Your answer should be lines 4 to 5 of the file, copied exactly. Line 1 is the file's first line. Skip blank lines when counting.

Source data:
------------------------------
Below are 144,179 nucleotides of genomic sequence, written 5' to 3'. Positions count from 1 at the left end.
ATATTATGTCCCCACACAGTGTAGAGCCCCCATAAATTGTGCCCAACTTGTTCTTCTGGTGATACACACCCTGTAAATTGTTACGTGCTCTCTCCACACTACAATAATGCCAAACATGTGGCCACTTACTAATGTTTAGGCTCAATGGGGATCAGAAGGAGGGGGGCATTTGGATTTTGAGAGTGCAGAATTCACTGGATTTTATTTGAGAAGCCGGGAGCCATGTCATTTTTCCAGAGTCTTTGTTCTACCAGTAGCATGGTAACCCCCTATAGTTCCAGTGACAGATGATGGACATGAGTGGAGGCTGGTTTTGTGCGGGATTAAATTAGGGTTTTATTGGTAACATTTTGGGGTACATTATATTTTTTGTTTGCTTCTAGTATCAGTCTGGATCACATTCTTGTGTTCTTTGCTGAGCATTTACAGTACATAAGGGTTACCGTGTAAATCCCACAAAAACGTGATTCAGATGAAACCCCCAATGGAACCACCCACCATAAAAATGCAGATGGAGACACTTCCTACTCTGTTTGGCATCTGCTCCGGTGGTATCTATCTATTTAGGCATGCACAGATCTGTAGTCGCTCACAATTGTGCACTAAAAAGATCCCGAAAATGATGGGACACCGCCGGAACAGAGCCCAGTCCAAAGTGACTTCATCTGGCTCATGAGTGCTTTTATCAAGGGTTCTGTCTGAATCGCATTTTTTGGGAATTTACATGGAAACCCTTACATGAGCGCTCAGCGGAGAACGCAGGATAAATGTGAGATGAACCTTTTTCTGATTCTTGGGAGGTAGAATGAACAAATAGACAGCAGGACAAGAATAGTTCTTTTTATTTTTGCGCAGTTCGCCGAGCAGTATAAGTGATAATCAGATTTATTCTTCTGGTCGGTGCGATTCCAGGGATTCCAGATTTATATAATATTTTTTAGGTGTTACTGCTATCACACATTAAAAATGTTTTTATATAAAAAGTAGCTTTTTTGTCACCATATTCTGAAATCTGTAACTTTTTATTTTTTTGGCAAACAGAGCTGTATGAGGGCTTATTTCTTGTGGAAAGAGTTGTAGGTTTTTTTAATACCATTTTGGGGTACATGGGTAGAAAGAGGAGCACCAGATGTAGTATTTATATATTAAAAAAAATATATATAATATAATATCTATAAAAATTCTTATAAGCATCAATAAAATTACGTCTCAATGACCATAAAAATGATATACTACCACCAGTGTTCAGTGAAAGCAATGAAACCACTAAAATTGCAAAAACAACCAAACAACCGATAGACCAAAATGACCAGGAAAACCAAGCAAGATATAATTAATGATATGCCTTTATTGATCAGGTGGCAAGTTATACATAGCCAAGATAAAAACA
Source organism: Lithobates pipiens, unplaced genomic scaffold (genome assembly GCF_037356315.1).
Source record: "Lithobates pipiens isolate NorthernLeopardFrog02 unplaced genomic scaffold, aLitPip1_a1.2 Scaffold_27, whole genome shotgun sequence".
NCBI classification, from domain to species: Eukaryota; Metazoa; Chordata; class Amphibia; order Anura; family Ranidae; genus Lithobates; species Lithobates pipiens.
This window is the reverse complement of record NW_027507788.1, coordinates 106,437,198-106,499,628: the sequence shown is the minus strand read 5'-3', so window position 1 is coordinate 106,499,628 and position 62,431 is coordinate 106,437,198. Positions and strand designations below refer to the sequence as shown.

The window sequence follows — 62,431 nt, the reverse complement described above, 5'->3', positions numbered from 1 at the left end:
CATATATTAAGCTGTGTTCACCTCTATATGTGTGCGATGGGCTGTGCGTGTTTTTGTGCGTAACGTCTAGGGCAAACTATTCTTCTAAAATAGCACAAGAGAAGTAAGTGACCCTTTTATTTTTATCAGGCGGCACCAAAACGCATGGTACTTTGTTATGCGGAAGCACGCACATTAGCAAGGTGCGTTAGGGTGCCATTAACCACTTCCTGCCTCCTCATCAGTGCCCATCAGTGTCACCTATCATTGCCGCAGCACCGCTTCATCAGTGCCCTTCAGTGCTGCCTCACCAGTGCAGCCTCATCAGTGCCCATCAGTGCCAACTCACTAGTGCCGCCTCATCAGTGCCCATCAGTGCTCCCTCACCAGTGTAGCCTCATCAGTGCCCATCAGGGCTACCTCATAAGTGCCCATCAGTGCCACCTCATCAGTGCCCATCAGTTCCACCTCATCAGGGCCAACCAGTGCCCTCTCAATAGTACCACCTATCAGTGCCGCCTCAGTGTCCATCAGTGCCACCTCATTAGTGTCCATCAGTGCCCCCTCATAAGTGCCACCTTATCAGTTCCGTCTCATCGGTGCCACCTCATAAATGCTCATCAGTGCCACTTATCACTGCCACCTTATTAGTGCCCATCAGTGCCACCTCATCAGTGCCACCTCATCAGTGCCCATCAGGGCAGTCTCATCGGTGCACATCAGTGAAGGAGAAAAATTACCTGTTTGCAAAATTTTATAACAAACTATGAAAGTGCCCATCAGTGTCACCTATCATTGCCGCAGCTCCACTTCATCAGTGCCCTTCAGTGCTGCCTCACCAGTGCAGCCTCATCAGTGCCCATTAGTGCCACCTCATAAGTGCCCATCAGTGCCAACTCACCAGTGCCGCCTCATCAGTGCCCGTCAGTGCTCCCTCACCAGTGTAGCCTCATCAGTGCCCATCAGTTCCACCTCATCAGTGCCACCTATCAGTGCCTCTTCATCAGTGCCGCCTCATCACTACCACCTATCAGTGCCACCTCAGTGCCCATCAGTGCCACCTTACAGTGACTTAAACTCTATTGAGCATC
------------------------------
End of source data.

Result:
Source record: "Lithobates pipiens isolate NorthernLeopardFrog02 unplaced genomic scaffold, aLitPip1_a1.2 Scaffold_27, whole genome shotgun sequence".
NCBI classification, from domain to species: Eukaryota; Metazoa; Chordata; class Amphibia; order Anura; family Ranidae; genus Lithobates; species Lithobates pipiens.